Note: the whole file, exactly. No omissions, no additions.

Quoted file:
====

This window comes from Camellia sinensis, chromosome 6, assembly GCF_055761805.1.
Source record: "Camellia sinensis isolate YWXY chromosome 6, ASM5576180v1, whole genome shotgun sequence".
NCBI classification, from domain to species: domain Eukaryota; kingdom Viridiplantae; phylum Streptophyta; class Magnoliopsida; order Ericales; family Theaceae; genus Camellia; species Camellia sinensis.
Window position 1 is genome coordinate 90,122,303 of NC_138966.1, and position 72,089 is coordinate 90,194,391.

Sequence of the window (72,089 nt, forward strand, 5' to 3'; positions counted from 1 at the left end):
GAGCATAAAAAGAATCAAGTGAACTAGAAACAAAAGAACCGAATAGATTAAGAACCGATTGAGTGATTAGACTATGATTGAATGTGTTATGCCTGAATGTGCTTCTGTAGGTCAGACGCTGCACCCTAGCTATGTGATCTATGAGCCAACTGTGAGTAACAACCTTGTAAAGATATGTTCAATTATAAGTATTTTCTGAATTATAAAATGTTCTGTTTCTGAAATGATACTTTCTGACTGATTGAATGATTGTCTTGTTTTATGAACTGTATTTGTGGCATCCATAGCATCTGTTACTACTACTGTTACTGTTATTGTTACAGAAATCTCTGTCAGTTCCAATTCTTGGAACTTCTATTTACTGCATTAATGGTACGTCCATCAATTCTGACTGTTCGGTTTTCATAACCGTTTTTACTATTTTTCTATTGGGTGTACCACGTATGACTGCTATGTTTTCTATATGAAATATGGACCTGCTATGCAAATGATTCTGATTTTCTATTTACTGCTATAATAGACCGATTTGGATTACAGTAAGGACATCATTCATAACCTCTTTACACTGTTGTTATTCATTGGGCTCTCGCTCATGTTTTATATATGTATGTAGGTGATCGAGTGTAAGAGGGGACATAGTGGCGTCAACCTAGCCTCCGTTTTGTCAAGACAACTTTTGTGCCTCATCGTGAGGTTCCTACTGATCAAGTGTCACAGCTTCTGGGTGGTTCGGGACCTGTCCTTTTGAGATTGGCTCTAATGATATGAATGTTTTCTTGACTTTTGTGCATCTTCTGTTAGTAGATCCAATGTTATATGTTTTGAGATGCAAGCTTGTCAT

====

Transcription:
This window comes from Camellia sinensis, chromosome 6, assembly GCF_055761805.1.
Source record: "Camellia sinensis isolate YWXY chromosome 6, ASM5576180v1, whole genome shotgun sequence".
NCBI classification, from domain to species: domain Eukaryota; kingdom Viridiplantae; phylum Streptophyta; class Magnoliopsida; order Ericales; family Theaceae; genus Camellia; species Camellia sinensis.
Window position 1 is genome coordinate 90,122,303 of NC_138966.1, and position 72,089 is coordinate 90,194,391.

Sequence of the window (72,089 nt, forward strand, 5' to 3'; positions counted from 1 at the left end):
GAGCATAAAAAGAATCAAGTGAACTAGAAACAAAAGAACCGAATAGATTAAGAACCGATTGAGTGATTAGACTATGATTGAATGTGTTATGCCTGAATGTGCTTCTGTAGGTCAGACGCTGCACCCTAGCTATGTGATCTATGAGCCAACTGTGAGTAACAACCTTGTAAAGATATGTTCAATTATAAGTATTTTCTGAATTATAAAATGTTCTGTTTCTGAAATGATACTTTCTGACTGATTGAATGATTGTCTTGTTTTATGAACTGTATTTGTGGCATCCATAGCATCTGTTACTACTACTGTTACTGTTATTGTTACAGAAATCTCTGTCAGTTCCAATTCTTGGAACTTCTATTTACTGCATTAATGGTACGTCCATCAATTCTGACTGTTCGGTTTTCATAACCGTTTTTACTATTTTTCTATTGGGTGTACCACGTATGACTGCTATGTTTTCTATATGAAATATGGACCTGCTATGCAAATGATTCTGATTTTCTATTTACTGCTATAATAGACCGATTTGGATTACAGTAAGGACATCATTCATAACCTCTTTACACTGTTGTTATTCATTGGGCTCTCGCTCATGTTTTATATATGTATGTAGGTGATCGAGTGTAAGAGGGGACATAGTGGCGTCAACCTAGCCTCCGTTTTGTCAAGACAACTTTTGTGCCTCATCGTGAGGTTCCTACTGATCAAGTGTCACAGCTTCTGGGTGGTTCGGGACCTGTCCTTTTGAGATTGGCTCTAATGATATGAATGTTTTCTTGACTTTTGTGCATCTTCTGTTAGTAGATCCAATGTTATATGTTTTGAGATGCAAGCTTGTCAT